Title: City of Saints & Thieves
Author: Natalie C. Anderson
Genre: YA Mystery
Publication Date: January 24, 2017
Format: Hardcover, 401 Pages
ISBN-10: 0399547584 (Putnam/Penguin)
ISBN-13: 978-0399547584 (Putnam/Penguin)
Reviewed by: Kristie
The Girl with the Dragon Tattoo meets Gone Girl in this enthralling YA murder mystery set in Kenya.
In the shadows of Sangui City, there lives a girl who doesn’t exist. After fleeing the Congo as refugees, Tina and her mother arrived in Kenya looking for the chance to build a new life and home. Her mother quickly found work as a maid for a prominent family, headed by Roland Greyhill, one of the city’s most respected business leaders. But Tina soon learns that the Greyhill fortune was made from a life of corruption and crime. So when her mother is found shot to death in Mr. Greyhill’s personal study, she knows exactly who’s behind it.
With revenge always on her mind, Tina spends the next four years surviving on the streets alone, working as a master thief for the Goondas, Sangui City’s local gang. It’s a job for the Goondas that finally brings Tina back to the Greyhill estate, giving her the chance for vengeance she’s been waiting for. But as soon as she steps inside the lavish home, she’s overtaken by the pain of old wounds and the pull of past friendships, setting into motion a dangerous cascade of events that could, at any moment, cost Tina her life. But finally uncovering the incredible truth about who killed her mother—and why—keeps her holding on in this fast-paced nail-biting thriller.
Quick & Dirty: This mystery novel kept me guessing and I was completely surprised by the shocking twists.
Opening Sentence: If you’re going to be a thief, the first thing you need to know is that you don’t exist.
City of Saints and Thieves is a novel that you will want to read if you want a contemporary thriller that will really keep you on your toes. Don’t believe anything that you think will be the possible outcue because whatever you think will definitely not be how this novel plays out. It was brilliant, crazy and completely shocked me. This novel is set in a fictional city in Kenya and portrays the divide between classes of rich and poor. It also showcases the horrors of war and the aftermath that the survivors have to deal with in order to continue with their lives.
Tina is a refugee from Congo. She barely remembers her life there but she does remember leaving, going to Kenya and moving in with the rich Greyhill family with her mother as their maid. She spent several comfortable years there, making friends with the Greyhill son and even gaining a little sister whom she looks out for at all costs. That peace is shattered when Tina’s mother is murdered in the Greyhill office. Tina is convinced that Mr. Greyhill is her mother’s killer and quickly leaves the estate with her sister. Tina finds a safe school for her sister to stay while Tina contemplates her new life as a thief living on the streets.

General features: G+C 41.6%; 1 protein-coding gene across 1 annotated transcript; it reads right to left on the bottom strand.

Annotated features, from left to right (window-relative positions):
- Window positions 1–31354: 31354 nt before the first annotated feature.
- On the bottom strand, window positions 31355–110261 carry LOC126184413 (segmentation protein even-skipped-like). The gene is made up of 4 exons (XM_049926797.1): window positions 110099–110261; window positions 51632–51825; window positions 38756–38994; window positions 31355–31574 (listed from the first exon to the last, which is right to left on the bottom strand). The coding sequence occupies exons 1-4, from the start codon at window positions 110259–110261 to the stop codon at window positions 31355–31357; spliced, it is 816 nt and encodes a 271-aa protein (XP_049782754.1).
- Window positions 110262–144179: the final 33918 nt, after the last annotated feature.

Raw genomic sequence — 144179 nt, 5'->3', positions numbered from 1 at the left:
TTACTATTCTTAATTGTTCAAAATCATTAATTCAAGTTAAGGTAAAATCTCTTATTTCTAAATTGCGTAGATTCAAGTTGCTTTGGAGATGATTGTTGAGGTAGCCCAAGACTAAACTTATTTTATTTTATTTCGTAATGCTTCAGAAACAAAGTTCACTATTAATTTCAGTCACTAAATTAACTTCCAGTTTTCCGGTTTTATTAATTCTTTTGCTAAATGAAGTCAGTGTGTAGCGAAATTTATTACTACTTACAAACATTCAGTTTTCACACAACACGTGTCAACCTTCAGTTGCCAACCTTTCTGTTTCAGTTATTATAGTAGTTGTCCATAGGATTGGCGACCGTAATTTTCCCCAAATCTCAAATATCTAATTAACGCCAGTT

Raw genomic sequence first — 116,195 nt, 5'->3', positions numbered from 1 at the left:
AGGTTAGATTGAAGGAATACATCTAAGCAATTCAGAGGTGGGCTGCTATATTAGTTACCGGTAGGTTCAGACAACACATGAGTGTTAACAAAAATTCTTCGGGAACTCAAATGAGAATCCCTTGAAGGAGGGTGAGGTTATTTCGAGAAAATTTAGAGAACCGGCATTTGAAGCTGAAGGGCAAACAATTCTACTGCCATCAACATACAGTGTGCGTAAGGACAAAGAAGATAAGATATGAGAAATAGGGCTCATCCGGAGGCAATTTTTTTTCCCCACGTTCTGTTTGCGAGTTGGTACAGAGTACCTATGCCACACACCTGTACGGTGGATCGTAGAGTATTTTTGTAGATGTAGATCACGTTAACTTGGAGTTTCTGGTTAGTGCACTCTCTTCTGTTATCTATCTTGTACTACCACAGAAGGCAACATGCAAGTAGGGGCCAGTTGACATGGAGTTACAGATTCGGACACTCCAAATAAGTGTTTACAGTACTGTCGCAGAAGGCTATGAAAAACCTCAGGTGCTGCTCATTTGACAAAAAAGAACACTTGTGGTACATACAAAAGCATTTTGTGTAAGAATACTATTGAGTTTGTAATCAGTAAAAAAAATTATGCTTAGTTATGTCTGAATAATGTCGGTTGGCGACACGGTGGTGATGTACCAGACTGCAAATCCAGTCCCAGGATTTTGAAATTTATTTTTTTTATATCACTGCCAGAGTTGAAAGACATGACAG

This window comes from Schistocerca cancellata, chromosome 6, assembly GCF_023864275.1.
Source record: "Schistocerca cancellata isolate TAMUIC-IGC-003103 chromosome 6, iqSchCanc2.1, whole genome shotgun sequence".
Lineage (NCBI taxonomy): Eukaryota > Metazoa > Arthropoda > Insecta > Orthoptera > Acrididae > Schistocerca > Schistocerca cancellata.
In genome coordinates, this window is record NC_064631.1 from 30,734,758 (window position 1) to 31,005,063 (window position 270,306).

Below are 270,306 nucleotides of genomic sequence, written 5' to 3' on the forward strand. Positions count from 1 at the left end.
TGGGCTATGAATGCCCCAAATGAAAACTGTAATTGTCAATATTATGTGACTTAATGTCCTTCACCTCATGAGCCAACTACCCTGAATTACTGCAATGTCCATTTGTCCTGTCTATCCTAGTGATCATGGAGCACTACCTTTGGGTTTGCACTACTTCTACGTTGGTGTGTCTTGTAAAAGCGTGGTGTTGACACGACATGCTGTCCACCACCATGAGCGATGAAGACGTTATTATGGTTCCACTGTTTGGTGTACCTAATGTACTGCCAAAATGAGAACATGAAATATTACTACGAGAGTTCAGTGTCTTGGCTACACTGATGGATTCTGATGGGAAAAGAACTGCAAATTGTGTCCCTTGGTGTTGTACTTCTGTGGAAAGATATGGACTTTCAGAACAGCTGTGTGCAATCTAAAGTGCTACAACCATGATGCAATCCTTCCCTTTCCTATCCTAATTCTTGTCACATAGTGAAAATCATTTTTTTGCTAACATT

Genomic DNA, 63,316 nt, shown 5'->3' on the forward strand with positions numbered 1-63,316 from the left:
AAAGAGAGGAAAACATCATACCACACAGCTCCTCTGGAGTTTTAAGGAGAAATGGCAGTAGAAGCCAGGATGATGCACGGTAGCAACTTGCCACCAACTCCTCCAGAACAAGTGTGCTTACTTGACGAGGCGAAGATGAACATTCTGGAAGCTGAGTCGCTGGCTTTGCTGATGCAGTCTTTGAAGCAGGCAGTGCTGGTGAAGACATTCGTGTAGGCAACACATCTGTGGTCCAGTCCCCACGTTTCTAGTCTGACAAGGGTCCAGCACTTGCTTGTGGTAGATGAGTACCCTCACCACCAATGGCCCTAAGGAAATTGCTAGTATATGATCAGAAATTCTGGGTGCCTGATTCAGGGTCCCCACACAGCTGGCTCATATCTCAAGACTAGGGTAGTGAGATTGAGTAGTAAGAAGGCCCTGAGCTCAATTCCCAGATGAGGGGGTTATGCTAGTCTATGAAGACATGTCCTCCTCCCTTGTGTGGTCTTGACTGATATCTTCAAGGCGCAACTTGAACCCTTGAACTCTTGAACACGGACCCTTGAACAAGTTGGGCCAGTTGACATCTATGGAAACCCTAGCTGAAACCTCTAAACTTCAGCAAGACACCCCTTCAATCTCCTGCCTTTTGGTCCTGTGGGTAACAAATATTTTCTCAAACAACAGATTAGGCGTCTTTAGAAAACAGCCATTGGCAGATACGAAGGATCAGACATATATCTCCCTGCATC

Tina becomes a thief with the Goondas because she knows she can use those skills to stay alive and also to seek her revenge against Mr. Greyhill. She will prove one day that he killed her mother. Tina finally gets her plan in place but one thing goes terribly wrong. She gets caught. Mr. Greyhill’s son, Michael, catches Tina in the act. He doesn’t believe her claims that his father killed her mother. In fact, he knows his father is innocent. Michael and Tina enter into an uneasy pact where they will work together to uncover Tina’s mother’s real killer. Their search leads them to the streets of Sangui City to the forests of the Congo.
Tina has a set of rules that she follows, rules that she discusses as the story progresses. Tina thinks she is a really clever girl and as the story goes you just think that she’s gotten off pretty lucky. But you’ll be thinking quite differently by the end. Tina is pretty one-minded when it comes to her revenge but when Michael plants that 1% seed of doubt in her head, she wants to believe it but she won’t let herself. I really did like Tina, even though she was set on killing. She does resort to some desperate measures eventually but only in an equally desperate situation. Tina really is one lucky girl, her situation could have been so much worse but she was allowed to become a thief and fighter from the streets which really define her character at the start of this book.
City of Saints and Thieves is very much a thriller. I was on the edge of my seat trying to figure out who killed Tina’s mother. There are some crazy action scenes but I did feel there were some slow parts but I still enjoyed those scenes because it portrayed life in Africa and the effects of war and poverty.
Overall, this standalone story did quite a lot to surprise me in the end. The twists kept me guessing (which I’m glad I was wrong) and the ending said more about her character than I ever would have thought. Even though this is a young adult book, I highly recommend this story to readers of all ages. There are many lessons that can be taught within these pages.
Bug Eye sighs. “All right. But this time you get in and get this done. No screw-ups.”
“No screw-ups.” I count the seconds while I wait for him to respond.
“And no more running around without permission, right, Tiny Girl? Mdosi Omoko’s not a man used to being kept out of the loop. Get down to business. Get him what he wants.”
“Don’t come back.”
FTC Advisory: G.P. Putnam’s Sons Books for Young Readers/Penguin provided me with a copy of City of Saints & Thieves. No goody bags, sponsorships, “material connections,” or bribes were exchanged for my review.
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